Regarding training, are we talking very intensive training that needs to happen? Most organizations have cursory sessions to make employees aware of potential vulnerabilities.
Formally training them as well as training them in context are important. We have established a “red team” within our organization. Typically, red teams are only set up in esoteric security companies, but my view is that as more and more companies become risk-aware, they might start these things as well.
One part of it is constant vigilance. Every team has to be constantly vigilant about what might be happening in their environment and who could be attacking them. The other side of it is constant learning. You constantly demonstrate awareness and vigilance and constantly learn from it. The red team can be a very effective way to train an entire organization and sensitize them to let’s say a phishing attack. As common as phishing attacks are, a large majority of people, including in the technology sectors, do not know how to fully prevent them despite the fact there are lot of phishing [detection] technology tools available. It comes down to human behavior. That is where training can be constant and contextual.
How have cyberattacks evolved? Are there different approaches used now that were not prevalent before the pandemic? Will the nature of vulnerabilities evolve continuously?
That has been the case for as long as I have been in the industry and that will continue to evolve, except at a more accelerated pace. A few years ago, the concept of a nation-state cyberattack was foreign. When there were cyberattacks, they were largely viruses or ransomware created by a few people either to grab attention or maybe get a little bit of ransom. That used to be the predominant variety. Increasingly, nation-states are participating or at least supporting some of these threat actors. They have a lot more persistence and patience in their approach to cyberattacks.
Previously, the goal use to be a virus. The job of a virus is to come in and get as much visibility as you can, create as much damage as you can, and then afterwards you might be inoculated. Right now, these are advanced, persistent threats. The whole idea is to persistently attack but the entity being attacked does not know about it because they are being very patient and deliberate, flying under the radar for the most part.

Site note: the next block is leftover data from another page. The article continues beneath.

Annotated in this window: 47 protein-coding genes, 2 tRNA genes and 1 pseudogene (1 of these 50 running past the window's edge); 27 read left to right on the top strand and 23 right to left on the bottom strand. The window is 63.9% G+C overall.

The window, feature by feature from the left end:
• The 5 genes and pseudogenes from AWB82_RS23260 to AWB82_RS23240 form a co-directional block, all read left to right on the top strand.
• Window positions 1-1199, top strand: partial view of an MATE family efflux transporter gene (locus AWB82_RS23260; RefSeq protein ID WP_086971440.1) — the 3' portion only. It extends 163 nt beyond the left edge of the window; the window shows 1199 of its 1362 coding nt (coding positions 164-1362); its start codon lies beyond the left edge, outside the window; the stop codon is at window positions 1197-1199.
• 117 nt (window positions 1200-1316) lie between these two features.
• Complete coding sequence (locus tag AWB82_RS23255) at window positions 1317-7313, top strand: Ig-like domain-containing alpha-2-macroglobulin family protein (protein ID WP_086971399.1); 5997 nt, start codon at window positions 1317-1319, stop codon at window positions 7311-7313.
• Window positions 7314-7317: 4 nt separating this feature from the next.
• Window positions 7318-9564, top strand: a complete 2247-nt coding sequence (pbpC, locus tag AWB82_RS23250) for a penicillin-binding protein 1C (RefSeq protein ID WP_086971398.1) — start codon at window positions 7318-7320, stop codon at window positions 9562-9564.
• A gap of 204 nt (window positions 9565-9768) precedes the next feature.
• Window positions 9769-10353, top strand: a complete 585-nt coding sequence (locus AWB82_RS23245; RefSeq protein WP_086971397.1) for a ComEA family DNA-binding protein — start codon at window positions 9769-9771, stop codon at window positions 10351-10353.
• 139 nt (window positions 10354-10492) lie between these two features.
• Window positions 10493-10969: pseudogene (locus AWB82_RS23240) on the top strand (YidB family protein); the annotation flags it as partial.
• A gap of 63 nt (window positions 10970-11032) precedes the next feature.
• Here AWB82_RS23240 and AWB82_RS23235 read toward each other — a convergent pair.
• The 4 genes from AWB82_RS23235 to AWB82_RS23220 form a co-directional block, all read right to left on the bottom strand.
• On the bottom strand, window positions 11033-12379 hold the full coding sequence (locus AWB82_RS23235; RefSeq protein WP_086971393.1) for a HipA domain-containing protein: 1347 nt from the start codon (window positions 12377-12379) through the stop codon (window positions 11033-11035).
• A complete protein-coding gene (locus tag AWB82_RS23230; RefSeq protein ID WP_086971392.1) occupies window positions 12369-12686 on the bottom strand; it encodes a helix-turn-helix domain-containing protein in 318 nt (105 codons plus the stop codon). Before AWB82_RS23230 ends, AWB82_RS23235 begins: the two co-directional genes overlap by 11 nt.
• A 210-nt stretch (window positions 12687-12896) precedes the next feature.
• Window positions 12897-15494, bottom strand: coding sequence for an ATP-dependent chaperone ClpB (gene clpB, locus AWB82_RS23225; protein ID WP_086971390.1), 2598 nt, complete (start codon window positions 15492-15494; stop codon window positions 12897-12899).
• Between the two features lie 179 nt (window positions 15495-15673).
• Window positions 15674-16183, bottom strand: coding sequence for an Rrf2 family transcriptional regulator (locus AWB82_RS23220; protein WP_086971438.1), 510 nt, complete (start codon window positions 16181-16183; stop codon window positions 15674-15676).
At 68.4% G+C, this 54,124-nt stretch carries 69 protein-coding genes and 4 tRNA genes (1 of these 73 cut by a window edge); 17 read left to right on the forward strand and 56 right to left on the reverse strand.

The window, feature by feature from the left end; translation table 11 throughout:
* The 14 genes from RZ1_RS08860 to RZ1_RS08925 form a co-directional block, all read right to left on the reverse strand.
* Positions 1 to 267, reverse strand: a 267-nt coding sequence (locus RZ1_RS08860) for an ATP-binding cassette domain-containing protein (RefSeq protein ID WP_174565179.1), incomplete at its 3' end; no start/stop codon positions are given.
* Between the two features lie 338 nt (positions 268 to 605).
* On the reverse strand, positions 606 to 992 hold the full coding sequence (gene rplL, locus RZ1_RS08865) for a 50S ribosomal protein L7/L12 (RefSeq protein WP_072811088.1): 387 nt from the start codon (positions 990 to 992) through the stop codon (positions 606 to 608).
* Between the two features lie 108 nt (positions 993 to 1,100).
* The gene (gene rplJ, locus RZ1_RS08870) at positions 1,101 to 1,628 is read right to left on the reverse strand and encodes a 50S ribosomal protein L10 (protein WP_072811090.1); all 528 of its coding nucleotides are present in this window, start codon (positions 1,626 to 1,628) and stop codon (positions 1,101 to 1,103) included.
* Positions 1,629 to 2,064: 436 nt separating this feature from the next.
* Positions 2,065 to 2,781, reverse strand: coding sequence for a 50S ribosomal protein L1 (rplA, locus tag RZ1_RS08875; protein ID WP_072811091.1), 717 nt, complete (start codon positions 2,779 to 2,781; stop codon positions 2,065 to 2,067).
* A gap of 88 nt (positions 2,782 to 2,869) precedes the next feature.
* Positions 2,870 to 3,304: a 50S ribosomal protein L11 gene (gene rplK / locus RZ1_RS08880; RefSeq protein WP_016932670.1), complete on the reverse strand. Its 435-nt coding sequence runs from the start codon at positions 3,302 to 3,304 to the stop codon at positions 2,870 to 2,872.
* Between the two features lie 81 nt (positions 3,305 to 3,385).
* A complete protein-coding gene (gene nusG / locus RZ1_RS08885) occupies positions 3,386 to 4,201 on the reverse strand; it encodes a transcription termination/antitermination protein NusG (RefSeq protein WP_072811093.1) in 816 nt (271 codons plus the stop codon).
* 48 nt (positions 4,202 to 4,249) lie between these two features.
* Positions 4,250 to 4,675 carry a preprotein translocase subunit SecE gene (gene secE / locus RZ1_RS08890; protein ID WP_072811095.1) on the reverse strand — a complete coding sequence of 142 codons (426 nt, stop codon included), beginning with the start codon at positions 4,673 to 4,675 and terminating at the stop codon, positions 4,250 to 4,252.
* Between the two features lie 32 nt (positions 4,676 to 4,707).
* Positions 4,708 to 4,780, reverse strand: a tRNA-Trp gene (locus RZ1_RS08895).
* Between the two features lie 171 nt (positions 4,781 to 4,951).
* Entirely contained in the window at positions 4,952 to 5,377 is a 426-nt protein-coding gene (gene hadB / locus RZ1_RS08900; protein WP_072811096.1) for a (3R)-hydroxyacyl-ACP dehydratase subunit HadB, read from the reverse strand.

The level and extent of damage is not known until well into the attack. There is a fundamental shift in that mindset. That’s where you see supply chain attacks. That’s where you see slow attacks. How you detect and protect against those is now becoming much more of a challenge. If something is highly visible, it can be found and fixed. If it’s not visible, how do you find it?
What was understood about the Sunburst attack and when you became CEO, what steps did you put in motion in response?
As I came into SolarWinds, you look at the budget and the staff size to say, “For a company of your size, did you have investments in security commensurate to the industry?” The answer was a resounding yes. We compared it against IDC benchmarks, and we were spending at a level that was slightly even. So, spend was not the issue. What was the issue?
Like many other larger organizations, there are different policies and administrative domains in the organization. When you have that, it opens up windows of opportunity for attackers. One of the key things we’ve done, a lesson learned, is consolidate them under purview of a CIO to make sure there is consistency, there is multifactor authentication, there is single sign on to various applications.
This is a self-check every organization should go through and try to reduce the number of stovepipes.
We researched what we may have been able to do to protect our builder environments much better. We’ve built Paddle-build environments, shifting the attack surface for a threat actor, thereby preserving the integrity of our supply chain more effectively.
The implementation of the red team, wherever under the purview of our CISO, we will be running essentially attack drills.
Those processes, tools, and techniques being used are unknown to the rest of our company. When they simulate an attack, it seems like it’s coming from the outside. This is part of the constant vigilance/constant learning aspect.
We standardized on endpoint protection across the enterprise so regardless of whether they are remote or inside the network, you have consistent policies. We also integrated cloud and premises-based policies so there’s no fragmented policy islands. Also, mandatory security training for every employee in the company, sponsored by our CISO.
So, there is no magic bullet for security that fixes all issues?
I wish there were and I’m sure a lot of us continue to search for it.
Joao-Pierre S. Ruth has spent his career immersed in business and technology journalism first covering local industries in New Jersey, later as the New York editor for Xconomy delving into the city’s tech startup community, and then as a freelancer for such outlets as … View Full Bio